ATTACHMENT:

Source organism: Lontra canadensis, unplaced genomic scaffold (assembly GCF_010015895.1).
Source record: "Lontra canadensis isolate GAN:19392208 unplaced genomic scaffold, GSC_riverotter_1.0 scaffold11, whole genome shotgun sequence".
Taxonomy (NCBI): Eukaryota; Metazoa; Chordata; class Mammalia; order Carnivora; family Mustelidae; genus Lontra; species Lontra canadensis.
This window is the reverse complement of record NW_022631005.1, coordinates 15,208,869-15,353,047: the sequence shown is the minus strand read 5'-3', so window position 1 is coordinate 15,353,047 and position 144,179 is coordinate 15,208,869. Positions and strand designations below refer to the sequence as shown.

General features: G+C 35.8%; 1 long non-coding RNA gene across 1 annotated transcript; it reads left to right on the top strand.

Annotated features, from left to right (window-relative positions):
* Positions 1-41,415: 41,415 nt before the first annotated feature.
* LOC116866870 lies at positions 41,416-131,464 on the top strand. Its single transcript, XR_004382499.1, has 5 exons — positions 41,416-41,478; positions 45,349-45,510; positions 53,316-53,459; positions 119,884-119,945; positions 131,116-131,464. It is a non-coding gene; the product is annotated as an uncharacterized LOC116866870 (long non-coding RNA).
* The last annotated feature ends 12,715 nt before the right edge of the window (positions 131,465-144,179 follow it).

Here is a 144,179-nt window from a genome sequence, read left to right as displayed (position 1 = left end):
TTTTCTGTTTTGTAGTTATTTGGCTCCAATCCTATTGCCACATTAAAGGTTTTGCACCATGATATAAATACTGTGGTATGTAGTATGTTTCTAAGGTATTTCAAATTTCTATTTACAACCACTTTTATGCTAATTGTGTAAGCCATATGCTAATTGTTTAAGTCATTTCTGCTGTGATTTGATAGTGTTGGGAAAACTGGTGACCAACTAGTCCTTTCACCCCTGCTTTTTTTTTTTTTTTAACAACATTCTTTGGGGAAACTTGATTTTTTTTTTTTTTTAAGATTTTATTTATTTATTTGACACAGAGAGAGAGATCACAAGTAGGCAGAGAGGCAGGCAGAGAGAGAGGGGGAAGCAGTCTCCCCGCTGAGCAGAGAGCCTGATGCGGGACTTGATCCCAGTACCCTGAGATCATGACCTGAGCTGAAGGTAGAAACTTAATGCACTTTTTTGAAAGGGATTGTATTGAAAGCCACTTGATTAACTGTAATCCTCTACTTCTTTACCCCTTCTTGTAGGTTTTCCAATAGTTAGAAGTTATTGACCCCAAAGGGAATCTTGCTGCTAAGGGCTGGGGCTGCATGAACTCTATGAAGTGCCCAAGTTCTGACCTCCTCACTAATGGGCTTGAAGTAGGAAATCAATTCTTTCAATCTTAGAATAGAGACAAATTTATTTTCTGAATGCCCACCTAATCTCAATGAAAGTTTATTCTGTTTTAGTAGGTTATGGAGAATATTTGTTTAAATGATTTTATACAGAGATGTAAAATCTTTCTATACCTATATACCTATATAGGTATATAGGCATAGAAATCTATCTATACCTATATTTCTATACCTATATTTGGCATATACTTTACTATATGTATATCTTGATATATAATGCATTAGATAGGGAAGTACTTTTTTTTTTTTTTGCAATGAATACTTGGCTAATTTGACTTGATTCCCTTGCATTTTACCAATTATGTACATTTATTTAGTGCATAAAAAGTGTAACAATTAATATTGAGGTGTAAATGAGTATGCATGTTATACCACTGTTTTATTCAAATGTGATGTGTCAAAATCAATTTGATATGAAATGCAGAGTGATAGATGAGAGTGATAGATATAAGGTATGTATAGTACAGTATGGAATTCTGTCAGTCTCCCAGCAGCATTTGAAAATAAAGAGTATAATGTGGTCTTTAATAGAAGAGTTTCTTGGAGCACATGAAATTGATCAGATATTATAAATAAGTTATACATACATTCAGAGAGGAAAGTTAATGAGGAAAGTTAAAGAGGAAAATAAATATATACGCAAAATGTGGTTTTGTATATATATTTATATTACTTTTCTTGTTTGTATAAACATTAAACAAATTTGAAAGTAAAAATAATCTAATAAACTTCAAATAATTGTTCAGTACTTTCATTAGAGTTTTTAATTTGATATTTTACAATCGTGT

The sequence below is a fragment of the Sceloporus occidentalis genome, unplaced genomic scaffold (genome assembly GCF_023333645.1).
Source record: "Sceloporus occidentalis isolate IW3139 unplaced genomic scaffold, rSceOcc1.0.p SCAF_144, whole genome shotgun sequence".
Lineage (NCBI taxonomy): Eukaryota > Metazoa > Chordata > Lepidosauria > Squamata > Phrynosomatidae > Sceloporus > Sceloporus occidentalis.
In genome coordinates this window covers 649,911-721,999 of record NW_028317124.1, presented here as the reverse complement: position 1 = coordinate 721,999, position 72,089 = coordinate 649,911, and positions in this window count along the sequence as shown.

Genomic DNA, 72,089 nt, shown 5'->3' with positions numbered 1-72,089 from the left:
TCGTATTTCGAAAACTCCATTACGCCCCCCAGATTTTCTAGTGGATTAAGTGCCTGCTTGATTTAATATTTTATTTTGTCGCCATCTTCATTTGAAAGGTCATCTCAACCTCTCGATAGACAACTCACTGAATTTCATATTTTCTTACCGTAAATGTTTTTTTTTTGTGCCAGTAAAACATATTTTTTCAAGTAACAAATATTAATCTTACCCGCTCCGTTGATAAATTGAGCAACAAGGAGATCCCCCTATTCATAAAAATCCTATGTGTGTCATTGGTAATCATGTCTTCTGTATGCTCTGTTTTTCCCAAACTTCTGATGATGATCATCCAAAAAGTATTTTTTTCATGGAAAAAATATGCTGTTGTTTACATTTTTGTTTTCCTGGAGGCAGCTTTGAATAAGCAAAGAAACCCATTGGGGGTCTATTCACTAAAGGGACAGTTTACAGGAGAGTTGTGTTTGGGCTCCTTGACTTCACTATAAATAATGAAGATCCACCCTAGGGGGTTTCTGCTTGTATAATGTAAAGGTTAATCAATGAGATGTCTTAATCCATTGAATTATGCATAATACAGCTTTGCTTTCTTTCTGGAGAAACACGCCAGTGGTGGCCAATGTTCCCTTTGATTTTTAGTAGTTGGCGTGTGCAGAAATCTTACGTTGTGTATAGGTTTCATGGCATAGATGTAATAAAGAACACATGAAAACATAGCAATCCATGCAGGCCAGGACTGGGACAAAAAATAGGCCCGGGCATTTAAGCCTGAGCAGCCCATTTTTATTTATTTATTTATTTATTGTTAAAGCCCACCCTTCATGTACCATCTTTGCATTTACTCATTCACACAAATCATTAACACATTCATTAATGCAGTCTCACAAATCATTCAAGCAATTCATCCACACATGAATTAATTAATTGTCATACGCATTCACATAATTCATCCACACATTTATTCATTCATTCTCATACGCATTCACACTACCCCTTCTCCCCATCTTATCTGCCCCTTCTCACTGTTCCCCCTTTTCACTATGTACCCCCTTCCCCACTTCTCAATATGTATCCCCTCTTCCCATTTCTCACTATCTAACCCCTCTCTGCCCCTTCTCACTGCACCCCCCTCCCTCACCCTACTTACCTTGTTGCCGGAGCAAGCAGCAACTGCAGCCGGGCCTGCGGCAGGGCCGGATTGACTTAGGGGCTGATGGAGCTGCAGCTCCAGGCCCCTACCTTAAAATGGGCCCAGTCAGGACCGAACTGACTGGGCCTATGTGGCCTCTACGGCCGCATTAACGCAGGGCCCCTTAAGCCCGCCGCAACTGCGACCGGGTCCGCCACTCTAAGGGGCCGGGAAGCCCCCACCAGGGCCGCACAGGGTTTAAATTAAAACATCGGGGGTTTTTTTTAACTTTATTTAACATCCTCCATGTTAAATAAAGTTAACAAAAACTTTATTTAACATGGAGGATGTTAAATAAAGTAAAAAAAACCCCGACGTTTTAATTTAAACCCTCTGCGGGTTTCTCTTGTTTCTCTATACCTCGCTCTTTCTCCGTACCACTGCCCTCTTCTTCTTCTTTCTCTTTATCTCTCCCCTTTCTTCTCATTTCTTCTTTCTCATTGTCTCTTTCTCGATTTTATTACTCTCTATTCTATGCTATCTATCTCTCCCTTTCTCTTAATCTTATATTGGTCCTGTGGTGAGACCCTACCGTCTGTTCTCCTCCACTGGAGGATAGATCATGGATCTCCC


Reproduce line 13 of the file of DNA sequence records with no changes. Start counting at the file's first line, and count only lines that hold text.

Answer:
Source record: "Sceloporus occidentalis isolate IW3139 unplaced genomic scaffold, rSceOcc1.0.p SCAF_144, whole genome shotgun sequence".